The vision and strategy will be a National Policy Statement for the purposes of the Resource Management Act and a statement of general policy for the purposes of conservation legislation.

Through a Kingitanga Accord between Waikato Tainui and the Crown, the Bill will also provide the structure for future relationships between Waikato Tainui and Ministers of the Crown and their agencies as they work together to restore the health and wellbeing of the river.

To ensure the relationships facilitated by this legislation can be sustained the settlement provides funding for several purposes:

• To provide a $50m fund for the Waikato Raupatu River Trust to undertake initiatives to restore and protect their relationships with the river and its flora and fauna.

• To provide for ongoing participation by Waikato Tainui in the co-management framework established by this legislation and to fund the costs of the Guardians and the Waikato River Board.

• To provide a $20m endowment to support the vision of the late Sir Robert Mahuta who led Waikato Tainui through the historical settlement process and initiated the claims on which those settlements have been based.

Finally the settlement establishes a clean up fund with an initial Crown contribution of $7m per year for 30 years.

This settlement is a clear and straightforward solution to a complex and difficult problem.

The Waikato is our largest river system.

It supports a complex interlinked series of relationships of which our human habitation is a major component.

Long-term failures in existing management relationships associated with the river had seen the quality of this vital system compromised.

Future generations, Maori and non-Maori, faced the prospect of inheriting a river system in a steadily degrading state.

This settlement provides a framework within which that degradation can finally be adequately addressed and funded, the river returned to health and well being and a sustainable management regime implemented.

Our children and their children will then inherit a healthy river capable of providing sustenance and support for future generations in the same way that is has provided sustenance to many generations of Waikato Tainui in the past.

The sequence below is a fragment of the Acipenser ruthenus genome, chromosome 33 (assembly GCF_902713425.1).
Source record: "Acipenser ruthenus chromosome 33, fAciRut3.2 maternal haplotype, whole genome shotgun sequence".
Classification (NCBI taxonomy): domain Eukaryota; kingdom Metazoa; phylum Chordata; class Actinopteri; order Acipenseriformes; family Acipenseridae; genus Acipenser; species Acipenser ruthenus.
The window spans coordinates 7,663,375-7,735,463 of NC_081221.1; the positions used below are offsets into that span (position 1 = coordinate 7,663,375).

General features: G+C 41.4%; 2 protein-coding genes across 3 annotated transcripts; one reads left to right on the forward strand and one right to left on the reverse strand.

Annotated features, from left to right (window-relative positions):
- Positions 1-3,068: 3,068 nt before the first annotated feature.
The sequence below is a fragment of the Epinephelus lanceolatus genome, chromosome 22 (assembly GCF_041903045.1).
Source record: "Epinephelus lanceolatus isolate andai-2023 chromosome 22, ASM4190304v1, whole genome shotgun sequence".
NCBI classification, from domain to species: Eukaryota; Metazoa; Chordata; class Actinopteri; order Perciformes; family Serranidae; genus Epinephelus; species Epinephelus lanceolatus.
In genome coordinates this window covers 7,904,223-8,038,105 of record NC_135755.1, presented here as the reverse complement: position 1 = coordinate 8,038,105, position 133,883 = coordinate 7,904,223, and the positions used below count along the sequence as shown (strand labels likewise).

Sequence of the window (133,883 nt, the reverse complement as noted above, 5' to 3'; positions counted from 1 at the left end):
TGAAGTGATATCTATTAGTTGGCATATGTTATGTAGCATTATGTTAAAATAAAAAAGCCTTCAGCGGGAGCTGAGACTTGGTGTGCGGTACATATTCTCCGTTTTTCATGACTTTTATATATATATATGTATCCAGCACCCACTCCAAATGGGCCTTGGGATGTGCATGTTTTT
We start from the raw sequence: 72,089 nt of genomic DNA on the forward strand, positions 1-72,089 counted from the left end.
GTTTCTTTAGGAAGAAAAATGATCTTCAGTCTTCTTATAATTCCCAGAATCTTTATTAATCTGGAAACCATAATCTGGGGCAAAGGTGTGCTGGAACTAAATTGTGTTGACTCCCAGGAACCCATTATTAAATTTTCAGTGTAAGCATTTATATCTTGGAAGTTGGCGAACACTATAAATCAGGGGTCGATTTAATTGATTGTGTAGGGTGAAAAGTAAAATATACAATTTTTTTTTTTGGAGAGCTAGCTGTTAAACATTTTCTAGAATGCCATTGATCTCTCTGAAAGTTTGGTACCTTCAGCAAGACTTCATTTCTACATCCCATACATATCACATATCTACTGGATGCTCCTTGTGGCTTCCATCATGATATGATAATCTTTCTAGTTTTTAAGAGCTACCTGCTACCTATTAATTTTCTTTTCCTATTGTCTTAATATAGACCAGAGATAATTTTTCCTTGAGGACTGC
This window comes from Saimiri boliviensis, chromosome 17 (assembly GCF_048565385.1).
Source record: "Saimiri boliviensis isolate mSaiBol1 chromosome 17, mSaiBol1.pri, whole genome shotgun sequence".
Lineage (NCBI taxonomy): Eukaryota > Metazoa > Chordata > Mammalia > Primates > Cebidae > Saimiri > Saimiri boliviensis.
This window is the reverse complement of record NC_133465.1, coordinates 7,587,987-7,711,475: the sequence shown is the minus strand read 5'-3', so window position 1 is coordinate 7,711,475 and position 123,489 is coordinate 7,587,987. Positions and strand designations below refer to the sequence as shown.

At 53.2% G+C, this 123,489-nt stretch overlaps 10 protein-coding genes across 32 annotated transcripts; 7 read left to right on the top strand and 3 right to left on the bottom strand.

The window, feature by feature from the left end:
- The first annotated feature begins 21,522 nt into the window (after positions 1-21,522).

In 1975, Sir Robert Mahuta said,

"The River belongs to us just as we belong to the River. The Waikato tribe and the River are inseparable. It is a gift left to us by our ancestors and we believe we have a duty to protect that gift for future generations."

In introducing this legislation to implement the Waikato River Deed of Settlement we are beginning to carry out that duty adequately - in partnership with Waikato Tainui - for the first time.

In closing these comments on the first reading of this Bill I would like to pay tribute to Waikato Tainui now under the leadership of King Tuheitia.

It is their determination that has placed the restoration of the health and well being of the Waikato River at the forefront of this settlement and ensured that every aspect of this bill is focused on that goal.

I would also like to pay tribute to both Te Arikinui Dame Te Atairangikahu and Sir Robert Mahuta.

Their leadership in both the land and river claim settlement process was absolutely vital.

It is no accident that Waikato Tainui has been the innovator in both these areas.

This agreement builds on the relationship between Waikato Tainui and the Crown that was re-established with the settlement of the historical land claims.

That settlement has been of great benefit to both Waikato Tainui and the wider community. I expect no less from this settlement.

I consider that the bill should therefore proceed without delay to the Maori Affairs Select Committee. I commend the Bill to the House.